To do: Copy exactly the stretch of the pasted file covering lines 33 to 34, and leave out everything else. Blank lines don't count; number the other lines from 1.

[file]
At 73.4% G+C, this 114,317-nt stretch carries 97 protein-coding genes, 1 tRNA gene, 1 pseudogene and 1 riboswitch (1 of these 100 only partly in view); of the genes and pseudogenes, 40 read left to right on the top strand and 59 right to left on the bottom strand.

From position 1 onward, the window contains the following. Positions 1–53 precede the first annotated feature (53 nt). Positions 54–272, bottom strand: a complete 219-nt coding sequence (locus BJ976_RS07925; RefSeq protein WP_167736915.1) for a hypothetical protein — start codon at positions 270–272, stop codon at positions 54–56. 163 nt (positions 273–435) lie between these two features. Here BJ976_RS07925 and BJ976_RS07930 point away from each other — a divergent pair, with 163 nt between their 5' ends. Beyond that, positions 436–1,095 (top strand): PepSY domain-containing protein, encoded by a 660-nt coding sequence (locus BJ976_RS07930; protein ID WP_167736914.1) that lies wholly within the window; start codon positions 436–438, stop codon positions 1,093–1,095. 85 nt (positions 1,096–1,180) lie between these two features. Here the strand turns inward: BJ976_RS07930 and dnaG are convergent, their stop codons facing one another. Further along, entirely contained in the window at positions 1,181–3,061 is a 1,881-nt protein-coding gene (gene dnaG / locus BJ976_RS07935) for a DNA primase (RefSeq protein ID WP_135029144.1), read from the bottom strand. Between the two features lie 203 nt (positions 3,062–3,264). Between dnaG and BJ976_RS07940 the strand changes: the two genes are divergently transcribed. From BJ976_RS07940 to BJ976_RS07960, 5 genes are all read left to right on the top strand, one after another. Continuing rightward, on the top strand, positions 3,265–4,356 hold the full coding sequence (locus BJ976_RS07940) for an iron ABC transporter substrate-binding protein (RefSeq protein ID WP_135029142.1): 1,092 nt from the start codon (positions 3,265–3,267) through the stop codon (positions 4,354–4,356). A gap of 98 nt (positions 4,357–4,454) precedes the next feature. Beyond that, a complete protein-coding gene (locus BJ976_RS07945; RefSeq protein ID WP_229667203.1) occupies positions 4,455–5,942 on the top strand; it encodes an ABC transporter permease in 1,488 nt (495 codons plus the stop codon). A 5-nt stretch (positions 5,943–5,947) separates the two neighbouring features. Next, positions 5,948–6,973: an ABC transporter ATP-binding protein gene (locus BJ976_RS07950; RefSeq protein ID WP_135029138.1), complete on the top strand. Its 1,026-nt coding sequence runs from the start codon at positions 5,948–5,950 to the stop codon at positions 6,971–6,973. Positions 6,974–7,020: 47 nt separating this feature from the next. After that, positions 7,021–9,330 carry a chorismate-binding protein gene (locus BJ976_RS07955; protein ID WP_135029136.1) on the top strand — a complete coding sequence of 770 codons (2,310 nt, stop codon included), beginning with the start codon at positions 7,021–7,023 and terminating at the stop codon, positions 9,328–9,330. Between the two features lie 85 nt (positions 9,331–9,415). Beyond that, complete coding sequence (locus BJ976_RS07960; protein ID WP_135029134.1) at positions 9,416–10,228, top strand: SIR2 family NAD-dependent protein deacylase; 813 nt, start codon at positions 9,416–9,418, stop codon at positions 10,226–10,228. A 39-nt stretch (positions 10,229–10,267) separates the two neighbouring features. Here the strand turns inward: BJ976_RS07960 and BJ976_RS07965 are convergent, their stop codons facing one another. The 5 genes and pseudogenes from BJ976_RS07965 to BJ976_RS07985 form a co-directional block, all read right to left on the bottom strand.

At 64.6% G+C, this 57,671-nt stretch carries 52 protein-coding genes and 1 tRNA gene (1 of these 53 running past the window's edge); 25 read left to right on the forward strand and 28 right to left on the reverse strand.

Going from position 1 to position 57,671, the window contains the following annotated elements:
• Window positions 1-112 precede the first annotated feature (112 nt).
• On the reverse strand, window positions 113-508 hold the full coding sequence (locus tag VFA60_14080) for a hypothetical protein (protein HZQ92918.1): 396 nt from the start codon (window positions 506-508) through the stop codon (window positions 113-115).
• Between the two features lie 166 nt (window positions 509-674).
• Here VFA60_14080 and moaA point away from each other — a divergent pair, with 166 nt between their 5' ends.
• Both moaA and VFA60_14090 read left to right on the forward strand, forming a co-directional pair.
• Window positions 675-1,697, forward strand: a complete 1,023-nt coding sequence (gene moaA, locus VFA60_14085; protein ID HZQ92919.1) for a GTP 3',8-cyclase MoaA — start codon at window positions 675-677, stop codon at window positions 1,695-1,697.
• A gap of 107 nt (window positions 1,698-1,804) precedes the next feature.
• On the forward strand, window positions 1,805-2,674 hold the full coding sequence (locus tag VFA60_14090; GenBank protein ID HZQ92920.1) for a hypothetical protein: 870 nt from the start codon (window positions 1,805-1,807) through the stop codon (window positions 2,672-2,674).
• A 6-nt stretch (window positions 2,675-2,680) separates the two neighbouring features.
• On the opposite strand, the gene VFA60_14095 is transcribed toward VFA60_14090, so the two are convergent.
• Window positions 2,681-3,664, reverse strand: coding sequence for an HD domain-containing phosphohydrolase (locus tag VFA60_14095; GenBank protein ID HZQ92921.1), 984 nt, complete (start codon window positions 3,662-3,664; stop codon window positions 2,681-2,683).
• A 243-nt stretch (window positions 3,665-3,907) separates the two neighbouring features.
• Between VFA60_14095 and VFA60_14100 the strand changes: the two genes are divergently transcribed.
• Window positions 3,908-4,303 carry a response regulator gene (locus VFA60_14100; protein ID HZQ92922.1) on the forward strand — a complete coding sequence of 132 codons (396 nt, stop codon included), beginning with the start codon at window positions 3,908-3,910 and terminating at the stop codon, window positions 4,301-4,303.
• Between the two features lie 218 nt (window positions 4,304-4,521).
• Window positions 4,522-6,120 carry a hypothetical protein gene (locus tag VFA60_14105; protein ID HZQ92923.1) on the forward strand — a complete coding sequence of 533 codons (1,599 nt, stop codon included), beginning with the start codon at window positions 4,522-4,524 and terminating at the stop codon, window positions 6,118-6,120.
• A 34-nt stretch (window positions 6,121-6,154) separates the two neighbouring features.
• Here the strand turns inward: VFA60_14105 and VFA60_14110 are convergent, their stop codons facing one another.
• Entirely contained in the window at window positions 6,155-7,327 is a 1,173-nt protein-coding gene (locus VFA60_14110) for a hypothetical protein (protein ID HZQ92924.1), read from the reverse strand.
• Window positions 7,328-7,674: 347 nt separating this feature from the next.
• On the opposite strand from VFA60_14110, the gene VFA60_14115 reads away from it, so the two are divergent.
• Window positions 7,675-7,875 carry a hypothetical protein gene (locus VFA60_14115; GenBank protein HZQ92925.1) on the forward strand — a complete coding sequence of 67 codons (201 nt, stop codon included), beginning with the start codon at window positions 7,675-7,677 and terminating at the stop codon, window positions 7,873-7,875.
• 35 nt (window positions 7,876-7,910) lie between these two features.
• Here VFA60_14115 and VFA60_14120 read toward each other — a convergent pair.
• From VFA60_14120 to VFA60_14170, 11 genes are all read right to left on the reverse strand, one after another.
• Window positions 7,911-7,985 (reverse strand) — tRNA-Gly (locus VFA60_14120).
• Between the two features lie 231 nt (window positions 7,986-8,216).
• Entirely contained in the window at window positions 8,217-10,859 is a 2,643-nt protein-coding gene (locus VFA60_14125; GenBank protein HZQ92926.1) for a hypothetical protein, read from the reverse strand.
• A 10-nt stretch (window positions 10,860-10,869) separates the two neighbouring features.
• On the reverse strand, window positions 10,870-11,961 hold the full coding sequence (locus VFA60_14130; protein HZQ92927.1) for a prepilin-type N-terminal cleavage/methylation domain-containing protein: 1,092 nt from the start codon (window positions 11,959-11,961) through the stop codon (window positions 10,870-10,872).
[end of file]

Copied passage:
• A 10-nt stretch (window positions 10,860-10,869) separates the two neighbouring features.
• On the reverse strand, window positions 10,870-11,961 hold the full coding sequence (locus VFA60_14130; protein HZQ92927.1) for a prepilin-type N-terminal cleavage/methylation domain-containing protein: 1,092 nt from the start codon (window positions 11,959-11,961) through the stop codon (window positions 10,870-10,872).